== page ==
high enough for gravity feed, can't we put it on a tank stand?
For the big tank I would rather put it in it's ultimate place
rather than somewhere that we'll want to move it from. Because
what will end up happening is that it'll be too much hassle to
move so I'll be stuck with it.

In terms of the sewage treatment approach & position, I want to
consult Eric about that as well as Prue. It can't go in the
courtyard area because that will be all dug out to replace the
soil for planting etc. It also shouldn't go next to the old
house in the part that will be next to the kitchen for the new
house, because the plan is for that to be a herb garden area.
Probably it could go out the front of the old house (not sure
how close that is to the gas line though) or down the slope to
the side a bit further towards the dam... but if you can wait a
little while before deciding precisely where it will be then I
can doublecheck with Prue. But first, I want to check with Eric
about the kind of sewage treatment he suggests".



I then got in touch with Eric in case he had any other suggestions about placement of the tanks and choice of septic system type. Here are extracts from his reply...(Nov 14):

"The planning permit will often contain a condition about water
supply for fire fighting. The dam may be enough. In any case, I
always like to put CFA outlets (to connect to fire hoses) on all
water tanks just in case. They add a little cost to a tank (about
$100) but it's a good idea. 5000 gallon tanks aren't that big.
About 4-4.5m in diameter. I'd probably suggest a couple of them.
You will have plenty of roof area to catch water. We used to have
two 5000 gallon tanks plus the dam for some items and never had
any problems. Larger, site built tanks are another option, but
they require a larger flat spot. I'm not sure about the relative cost.

The septic system will need a separate permit where the type of
system will be nominated. Standard septic systems are the cheapest.
There are other options as well which I described in the Design
Brief. Approved systems are shown on the EPA website.
The shire may also require a Land Capability Assessment which is
a report analysing the site, and recommending a system design. If
you need one, the same person can often do a soil test for the
building at the same time. I often use Provincial Soil Services
in Ballarat for that kind of thing"



We looked at the site Eric recommended and freaked out at how many options there were. So then Dave spoke to Eric to get more clarification. This is from a Nov 17 email written to update Dad about Eric's comments, as relayed to me by Dave:

"Eric too thinks it will probably make the most sense to plan
for the one big septic system now to suit the needs of the new house
as well as the old house. This is particularly the case if we want
to go with an alternative to the standard septic system which is what
we are strongly leaning towards. The two broad approaches are either
to shove it all in a tank, or something (that the name escapes me but
it's something to do with aeration) where you have an area that it
goes to and is treated underground naturally... there are lots of
different variants on second type as it's still relatively new-ish.
At the website he lists above there's a link to see all the EPA
approved systems.

The reason we are interested in the second alternative is that they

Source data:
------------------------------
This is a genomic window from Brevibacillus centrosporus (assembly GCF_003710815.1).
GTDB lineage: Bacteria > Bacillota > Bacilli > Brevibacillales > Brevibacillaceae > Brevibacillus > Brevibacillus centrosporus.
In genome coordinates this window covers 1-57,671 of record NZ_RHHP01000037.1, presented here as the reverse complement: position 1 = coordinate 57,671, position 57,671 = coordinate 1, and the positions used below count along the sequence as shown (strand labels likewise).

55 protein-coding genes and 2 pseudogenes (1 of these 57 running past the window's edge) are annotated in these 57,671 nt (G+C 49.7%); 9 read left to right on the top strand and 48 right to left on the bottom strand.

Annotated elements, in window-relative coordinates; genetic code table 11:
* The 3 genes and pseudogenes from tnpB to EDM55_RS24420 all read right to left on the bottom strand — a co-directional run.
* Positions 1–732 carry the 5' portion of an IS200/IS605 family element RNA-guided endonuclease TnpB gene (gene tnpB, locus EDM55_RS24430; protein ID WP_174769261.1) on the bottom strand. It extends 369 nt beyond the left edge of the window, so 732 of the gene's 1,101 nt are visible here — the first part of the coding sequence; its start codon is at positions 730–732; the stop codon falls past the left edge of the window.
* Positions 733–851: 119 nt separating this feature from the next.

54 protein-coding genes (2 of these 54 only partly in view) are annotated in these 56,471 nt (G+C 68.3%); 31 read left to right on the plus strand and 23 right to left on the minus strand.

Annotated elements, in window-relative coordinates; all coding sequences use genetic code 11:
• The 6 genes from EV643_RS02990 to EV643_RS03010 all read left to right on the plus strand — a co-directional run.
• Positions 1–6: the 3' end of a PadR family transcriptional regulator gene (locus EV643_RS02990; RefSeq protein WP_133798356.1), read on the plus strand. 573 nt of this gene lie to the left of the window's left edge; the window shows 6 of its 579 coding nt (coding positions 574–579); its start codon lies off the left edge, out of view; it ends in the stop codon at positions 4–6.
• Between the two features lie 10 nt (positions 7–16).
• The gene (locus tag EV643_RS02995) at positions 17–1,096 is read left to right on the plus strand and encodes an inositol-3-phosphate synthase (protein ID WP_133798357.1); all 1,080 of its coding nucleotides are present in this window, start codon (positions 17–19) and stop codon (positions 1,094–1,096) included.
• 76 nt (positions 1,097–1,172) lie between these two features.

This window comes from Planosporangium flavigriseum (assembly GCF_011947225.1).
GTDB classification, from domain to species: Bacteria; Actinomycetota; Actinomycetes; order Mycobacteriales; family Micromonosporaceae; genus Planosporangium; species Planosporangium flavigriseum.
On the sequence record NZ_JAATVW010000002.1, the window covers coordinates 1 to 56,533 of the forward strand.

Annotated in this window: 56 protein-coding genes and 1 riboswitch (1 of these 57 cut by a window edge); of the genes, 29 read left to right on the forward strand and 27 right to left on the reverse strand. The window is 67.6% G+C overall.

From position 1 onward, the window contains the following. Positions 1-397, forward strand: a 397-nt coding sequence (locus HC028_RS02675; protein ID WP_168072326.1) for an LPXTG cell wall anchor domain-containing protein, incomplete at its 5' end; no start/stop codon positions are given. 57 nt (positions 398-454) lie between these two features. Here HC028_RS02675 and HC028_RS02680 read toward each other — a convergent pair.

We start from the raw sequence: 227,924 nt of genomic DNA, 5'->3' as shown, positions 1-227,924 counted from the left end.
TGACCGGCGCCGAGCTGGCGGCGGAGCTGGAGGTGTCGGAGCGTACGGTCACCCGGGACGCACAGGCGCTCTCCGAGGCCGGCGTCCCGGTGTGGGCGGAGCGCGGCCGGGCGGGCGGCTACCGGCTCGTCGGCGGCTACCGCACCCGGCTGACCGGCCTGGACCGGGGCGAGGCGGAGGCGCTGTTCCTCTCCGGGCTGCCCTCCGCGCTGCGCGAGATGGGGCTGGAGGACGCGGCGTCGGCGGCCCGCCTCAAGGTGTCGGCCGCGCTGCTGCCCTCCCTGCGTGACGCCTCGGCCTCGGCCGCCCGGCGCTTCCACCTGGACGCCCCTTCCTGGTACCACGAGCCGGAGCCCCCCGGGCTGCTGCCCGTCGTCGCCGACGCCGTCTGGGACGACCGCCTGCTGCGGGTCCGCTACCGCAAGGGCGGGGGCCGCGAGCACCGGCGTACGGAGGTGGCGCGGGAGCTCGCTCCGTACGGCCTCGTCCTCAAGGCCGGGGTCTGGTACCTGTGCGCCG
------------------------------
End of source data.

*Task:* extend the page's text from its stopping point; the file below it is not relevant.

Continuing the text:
are much better in terms of recycling water and we need all the water
we can get, frankly, for the garden. They are a bit more expensive
but he did a project recently where he was surprised how little
extra cost it was... basically, it cost only $1000 more to get the
alternative system than a traditional septic tank. $1000 is not a
lot to pay for extra water over the course of years. Our situation
might be different but I would like to consider an alternative
approach not just assume we go with the standard septic tank of old.

For instance, these are some pictures of lovely garden beds looking
all lush & well watered even though the surrounding areas are very
dry. This is all due to the subsurface irrigation from the effluent
& it improves the soil too. You can't grow food on it but it'd be
great for lawn or a 'bog garden' or whatever.

photos of septic system garden beds(nb: both pictures come from the pdf "guidelines for aerated onsite wastewater treatment available here)

Have you heard of these systems before? Do you think the plumber
in Maryborough knows about them? I'd assume he must as they're not
brand new but I don't really know how it works... perhaps for some
you have to work directly with the system manufacturer to get one of
their approved people to install it. I don't want to create hassle
for you but as part of the purpose is to have a lovely garden there,
this seems like a very good option to explore & I'm strongly in
favour of anything that is better for the environment. "



On Nov 17th Dad replied, with regards to the question of the water tank placement:
"We can overcome this problem by placing a platform over the
5000gal tank to support a 300 gallon tank like I put at Dawn's place.
The large tank will add to the stability in the high winds of a tower
high enough to give pressure to the secondfloor of the new structure.
For the old house, we can get by with putting the 5000 gal there and
connecting it for the firefighting requirement, as it is sufficiently
high for a singlestorey building, even with the tank of the hotwater
service in the roofspace. So if you are planning to not have any
visible tanks on the hill, so be it. You could place a low profile
tank "over" the hill for a short way and still achieve a substantial
elevation advantage for water above the new house, yet not have a
tower to look at".


... and then my reply, agreeing..
"That sounds like a good arrangement. I can imagine ultimately
perhaps using the platform as a bit of a lookout... and maybe if we
extended it out in front to create a sort of verandah effect underneath
the 5000gal tank it would be useful as a makeshift barn. Anyway, we
don't need to decide on any of that now, the beauty of the plan is
that we put just the 5000gal one there for now as that on it's own is
enough for the old house".

1 comment: